See full article HERE

BNZ and University of Auckland support next generation of Maori business leaders
Bank of New Zealand (BNZ) and the University of Auckland have announced a new $50,000 scholarship for the Post Graduate Diploma Business in Maori Development course at the University.

BNZ General Manager of Maori Business, Renata Blair, says, "A key foundation of the Maori economy is making investments that are very long-term, and there’s simply no better long-term investment anyone can make than investing in people.......
See full article HERE

More Māori households to benefit from low-cost clean energy fund
The fund is open to Māori organisations and organisations working on behalf of Māori to fund renewable energy solutions in residential housing.

This fund is one half of the $28 million Māori and Public Housing Renewable Energy Fund. It is part of a suite of government initiatives aimed at reducing energy hardship and creating warmer and more energy-efficient homes......
See full article HERE

Māori custom to assist challenge by worker dismissed for refusing Covid-19 vaccine
A public sector employee dismissed for not getting vaccinated is to challenge his employment case using principles of Māori customs and how they relate to the workplace.

Te Hunga Rōia Māori o Aotearoa (the Māori Law Society) has been given permission to join the worker's employment proceedings, which challenges an earlier decision of the Employment Relations Authority.....
See full article HERE

Construction Begins On Infrastructure To Reinstate Lake Level Of Kimihia
The lake is a significant natural area of very high importance and value to Waikato-Tainui hapū, particularly Ngāti Naho, Ngāti Mahuta and Ngāti Whāwhākia. A cultural enhancement plan has been developed to identify cultural aspirations for the site, which will inform restoration activities.

This project has been made a reality through a collaborative partnership between the council, Waikato-Tainui, Waahi Whanui, the Department of Conservation and local landowners, and $1.556 million in funding by the Government (as part of its economic response to COVID-19) and Waikato River Authority. Waikato Regional Council received $740,000 from the Ministry for the Environment’s Public Waterways and Ecosystems Restoration Fund as part of Jobs for Nature funding; $640,000 in IRG climate resilience funding Kānoa – Regional Economic Development and Investment Unit; and $176,000 from the Waikato River Authority.......
See full article HERE

Point of Order: Who said Shane Jones was all washed-up? Three Waters (and co-governance) have flushed him back into politicking

Te Whānau o Waipareira: What makes Māori-led initiatives work?

NZ Football admits historical discrimination against Māori players 

Wednesday March 16, 2022 

Māori Health Authority gets $22 million initial funding 
Health Minister Andrew Little has announced $22 million of funding for kaupapa Māori health services through the interim Māori health authority.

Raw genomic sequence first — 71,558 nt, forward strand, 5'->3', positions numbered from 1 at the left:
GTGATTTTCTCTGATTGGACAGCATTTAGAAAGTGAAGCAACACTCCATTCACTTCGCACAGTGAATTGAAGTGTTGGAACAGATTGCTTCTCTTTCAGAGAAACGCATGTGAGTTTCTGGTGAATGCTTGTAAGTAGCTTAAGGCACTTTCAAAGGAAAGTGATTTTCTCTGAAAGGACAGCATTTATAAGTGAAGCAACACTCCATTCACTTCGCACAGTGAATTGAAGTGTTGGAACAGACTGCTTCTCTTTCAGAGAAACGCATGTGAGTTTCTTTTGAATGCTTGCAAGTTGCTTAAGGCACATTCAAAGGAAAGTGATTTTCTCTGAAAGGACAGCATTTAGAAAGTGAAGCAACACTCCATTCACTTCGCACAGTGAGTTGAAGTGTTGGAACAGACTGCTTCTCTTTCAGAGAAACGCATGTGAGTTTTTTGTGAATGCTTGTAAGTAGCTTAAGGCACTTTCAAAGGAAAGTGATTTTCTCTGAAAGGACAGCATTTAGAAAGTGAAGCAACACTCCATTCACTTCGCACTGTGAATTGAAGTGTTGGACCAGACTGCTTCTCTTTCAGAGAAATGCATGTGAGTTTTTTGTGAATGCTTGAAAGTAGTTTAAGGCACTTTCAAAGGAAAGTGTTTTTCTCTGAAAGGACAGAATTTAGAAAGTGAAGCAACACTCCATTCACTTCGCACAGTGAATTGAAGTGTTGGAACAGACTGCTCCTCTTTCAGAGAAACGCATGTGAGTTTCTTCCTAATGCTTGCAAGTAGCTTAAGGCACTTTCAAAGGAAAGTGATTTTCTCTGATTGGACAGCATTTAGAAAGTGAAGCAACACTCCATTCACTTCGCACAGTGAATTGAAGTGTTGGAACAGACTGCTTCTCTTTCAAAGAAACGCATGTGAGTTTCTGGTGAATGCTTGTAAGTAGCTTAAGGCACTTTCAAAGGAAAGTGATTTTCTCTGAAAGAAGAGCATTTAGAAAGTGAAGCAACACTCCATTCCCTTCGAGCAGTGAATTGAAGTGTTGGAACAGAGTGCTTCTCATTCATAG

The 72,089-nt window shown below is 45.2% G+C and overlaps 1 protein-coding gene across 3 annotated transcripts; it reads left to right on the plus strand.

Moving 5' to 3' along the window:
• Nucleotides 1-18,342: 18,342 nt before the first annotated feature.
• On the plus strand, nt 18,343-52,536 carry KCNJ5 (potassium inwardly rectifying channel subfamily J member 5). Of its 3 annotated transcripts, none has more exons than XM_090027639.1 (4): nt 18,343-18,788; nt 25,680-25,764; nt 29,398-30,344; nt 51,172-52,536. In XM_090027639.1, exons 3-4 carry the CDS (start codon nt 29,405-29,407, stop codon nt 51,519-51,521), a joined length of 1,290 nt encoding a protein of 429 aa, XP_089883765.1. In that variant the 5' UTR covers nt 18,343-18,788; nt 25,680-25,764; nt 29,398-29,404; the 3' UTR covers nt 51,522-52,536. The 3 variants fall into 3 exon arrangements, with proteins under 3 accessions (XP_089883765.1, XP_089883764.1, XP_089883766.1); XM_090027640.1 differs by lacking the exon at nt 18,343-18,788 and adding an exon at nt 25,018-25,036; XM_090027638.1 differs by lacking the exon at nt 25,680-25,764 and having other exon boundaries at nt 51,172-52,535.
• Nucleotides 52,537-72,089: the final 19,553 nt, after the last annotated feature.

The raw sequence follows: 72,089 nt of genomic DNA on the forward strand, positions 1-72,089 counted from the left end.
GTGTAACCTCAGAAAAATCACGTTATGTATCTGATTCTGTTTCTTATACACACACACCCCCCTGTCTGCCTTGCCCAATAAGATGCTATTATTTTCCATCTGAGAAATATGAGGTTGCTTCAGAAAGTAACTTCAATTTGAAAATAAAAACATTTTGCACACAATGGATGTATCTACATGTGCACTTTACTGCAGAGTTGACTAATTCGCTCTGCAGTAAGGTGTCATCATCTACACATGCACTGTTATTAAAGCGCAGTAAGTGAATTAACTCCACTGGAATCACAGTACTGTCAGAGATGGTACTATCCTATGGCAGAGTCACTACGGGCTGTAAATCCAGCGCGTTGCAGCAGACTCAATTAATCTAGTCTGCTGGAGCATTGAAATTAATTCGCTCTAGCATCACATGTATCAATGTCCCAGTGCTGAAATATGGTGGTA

The authority is due to start in July after the Government last November announced it would abolish all 20 district health boards (DHBs) and create a single, national health organisation and a Māori health authority.

“This Government is committed to building a new national health system so all New Zealanders can get the healthcare they need no matter who they are or where they live,” he said from Takapūwāhia Marae in Porirua......
See full article HERE

More on the above here > Media Release: Interim Māori Health Authority announces $22m

17 pct of Māori voters planning to switch away from Labour at 2023 election
It's more bad news for the Government, with a decent chunk of its Māori voter base planning to walk away from the Labour Party at the next election.

The Hui, with Horizon Research, has carried out its first poll of the year, finding that while the majority of Māori voters remain loyal to the party, 17 percent have indicated some sort of switch away from Labour.

The poll found that while Labour is still well ahead for Māori voters on 37 percent, that's a significant decline from the 54 percent of respondents who had given their party vote to Labour in 2020........
See full article HERE

More on the above > National MP Shane Reti says Māoridom's love affair with Labour is over

Ngāti Rangitihi Claims Settlement Bill Passes Third Reading
The Ngāti Rangitihi Claims Settlement Bill has passed its third reading at Parliament, the final milestone in their historical Treaty of Waitangi settlement process.

“I want to acknowledge ngā uri o Ngāti Rangitihi and the Crown negotiations teams for working tirelessly during the negotiations process to see this legislation passed,” Andrew Little said......
See full article HERE

Taranaki rāhui sparks council kaimoana probe
Taranaki Regional Council is to investigate the state of kaimoana stocks after multiple hapū banned shellfish gathering.

In early January, the hapū of Ōrimupiko marae placed a rāhui (traditional closure) on taking kaimoana from a 12-kilometre stretch of coast centred on Ōpunake, after a huge influx of gatherers from outside the region.

The rāhui now extends some 40km along the coast from south of Ōpunake to north of Cape Egmont.

The closure is currently in place until 31 July, with hapū further north as far as Ōākura also considering whether to join......
See full article HERE

Tuesday March 15, 2022 

'We all pay': Waitangi Tribunal hears Crown failed to protect Māori from alcohol-related harm 
Alcohol-related harm began for Māori 150 years ago with colonisation and needs to end now, the Waitangi Tribunal has heard.

In a rousing submission to the Tribunal on Monday, lead claimant Raawiri​ (David) Ratuu​ laid bare claims surrounding the Sale and Supply of Alcohol Act 2012 and the harm Māori have suffered since colonisation, when alcohol (waipiro) was introduced.